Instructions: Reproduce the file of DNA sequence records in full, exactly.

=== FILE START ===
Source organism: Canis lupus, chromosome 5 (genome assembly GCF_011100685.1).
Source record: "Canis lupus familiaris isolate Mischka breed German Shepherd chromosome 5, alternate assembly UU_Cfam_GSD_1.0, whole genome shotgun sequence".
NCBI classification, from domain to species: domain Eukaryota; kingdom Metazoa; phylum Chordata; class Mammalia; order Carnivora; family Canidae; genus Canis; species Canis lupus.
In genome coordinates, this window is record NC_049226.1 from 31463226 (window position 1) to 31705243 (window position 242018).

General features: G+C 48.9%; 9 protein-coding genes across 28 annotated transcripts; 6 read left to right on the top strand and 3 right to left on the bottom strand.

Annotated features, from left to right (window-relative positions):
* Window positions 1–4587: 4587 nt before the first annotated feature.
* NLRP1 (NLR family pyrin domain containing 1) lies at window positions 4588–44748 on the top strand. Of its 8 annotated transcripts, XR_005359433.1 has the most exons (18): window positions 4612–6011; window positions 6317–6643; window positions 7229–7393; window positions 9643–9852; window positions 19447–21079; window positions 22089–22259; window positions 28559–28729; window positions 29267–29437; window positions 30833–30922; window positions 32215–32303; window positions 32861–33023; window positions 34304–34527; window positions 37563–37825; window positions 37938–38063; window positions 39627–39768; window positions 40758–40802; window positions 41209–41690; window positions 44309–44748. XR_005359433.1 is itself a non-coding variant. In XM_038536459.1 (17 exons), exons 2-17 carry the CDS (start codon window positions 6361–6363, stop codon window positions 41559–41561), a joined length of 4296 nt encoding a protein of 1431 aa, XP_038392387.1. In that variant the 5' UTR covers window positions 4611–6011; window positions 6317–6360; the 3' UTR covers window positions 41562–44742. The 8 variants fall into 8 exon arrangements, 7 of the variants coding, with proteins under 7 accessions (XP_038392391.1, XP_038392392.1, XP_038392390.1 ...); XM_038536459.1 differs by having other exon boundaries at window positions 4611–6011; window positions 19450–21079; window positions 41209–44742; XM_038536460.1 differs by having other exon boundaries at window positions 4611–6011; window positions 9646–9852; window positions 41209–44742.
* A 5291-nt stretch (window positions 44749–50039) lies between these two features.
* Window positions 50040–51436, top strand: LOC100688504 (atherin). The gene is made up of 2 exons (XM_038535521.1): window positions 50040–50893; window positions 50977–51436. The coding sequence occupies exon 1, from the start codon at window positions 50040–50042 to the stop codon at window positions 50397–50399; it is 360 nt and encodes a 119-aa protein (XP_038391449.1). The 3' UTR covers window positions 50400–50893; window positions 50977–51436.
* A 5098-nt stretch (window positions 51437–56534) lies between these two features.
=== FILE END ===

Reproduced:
Source organism: Canis lupus, chromosome 5 (genome assembly GCF_011100685.1).
Source record: "Canis lupus familiaris isolate Mischka breed German Shepherd chromosome 5, alternate assembly UU_Cfam_GSD_1.0, whole genome shotgun sequence".
NCBI classification, from domain to species: domain Eukaryota; kingdom Metazoa; phylum Chordata; class Mammalia; order Carnivora; family Canidae; genus Canis; species Canis lupus.
In genome coordinates, this window is record NC_049226.1 from 31463226 (window position 1) to 31705243 (window position 242018).

General features: G+C 48.9%; 9 protein-coding genes across 28 annotated transcripts; 6 read left to right on the top strand and 3 right to left on the bottom strand.

Annotated features, from left to right (window-relative positions):
* Window positions 1–4587: 4587 nt before the first annotated feature.
* NLRP1 (NLR family pyrin domain containing 1) lies at window positions 4588–44748 on the top strand. Of its 8 annotated transcripts, XR_005359433.1 has the most exons (18): window positions 4612–6011; window positions 6317–6643; window positions 7229–7393; window positions 9643–9852; window positions 19447–21079; window positions 22089–22259; window positions 28559–28729; window positions 29267–29437; window positions 30833–30922; window positions 32215–32303; window positions 32861–33023; window positions 34304–34527; window positions 37563–37825; window positions 37938–38063; window positions 39627–39768; window positions 40758–40802; window positions 41209–41690; window positions 44309–44748. XR_005359433.1 is itself a non-coding variant. In XM_038536459.1 (17 exons), exons 2-17 carry the CDS (start codon window positions 6361–6363, stop codon window positions 41559–41561), a joined length of 4296 nt encoding a protein of 1431 aa, XP_038392387.1. In that variant the 5' UTR covers window positions 4611–6011; window positions 6317–6360; the 3' UTR covers window positions 41562–44742. The 8 variants fall into 8 exon arrangements, 7 of the variants coding, with proteins under 7 accessions (XP_038392391.1, XP_038392392.1, XP_038392390.1 ...); XM_038536459.1 differs by having other exon boundaries at window positions 4611–6011; window positions 19450–21079; window positions 41209–44742; XM_038536460.1 differs by having other exon boundaries at window positions 4611–6011; window positions 9646–9852; window positions 41209–44742.
* A 5291-nt stretch (window positions 44749–50039) lies between these two features.
* Window positions 50040–51436, top strand: LOC100688504 (atherin). The gene is made up of 2 exons (XM_038535521.1): window positions 50040–50893; window positions 50977–51436. The coding sequence occupies exon 1, from the start codon at window positions 50040–50042 to the stop codon at window positions 50397–50399; it is 360 nt and encodes a 119-aa protein (XP_038391449.1). The 3' UTR covers window positions 50400–50893; window positions 50977–51436.
* A 5098-nt stretch (window positions 51437–56534) lies between these two features.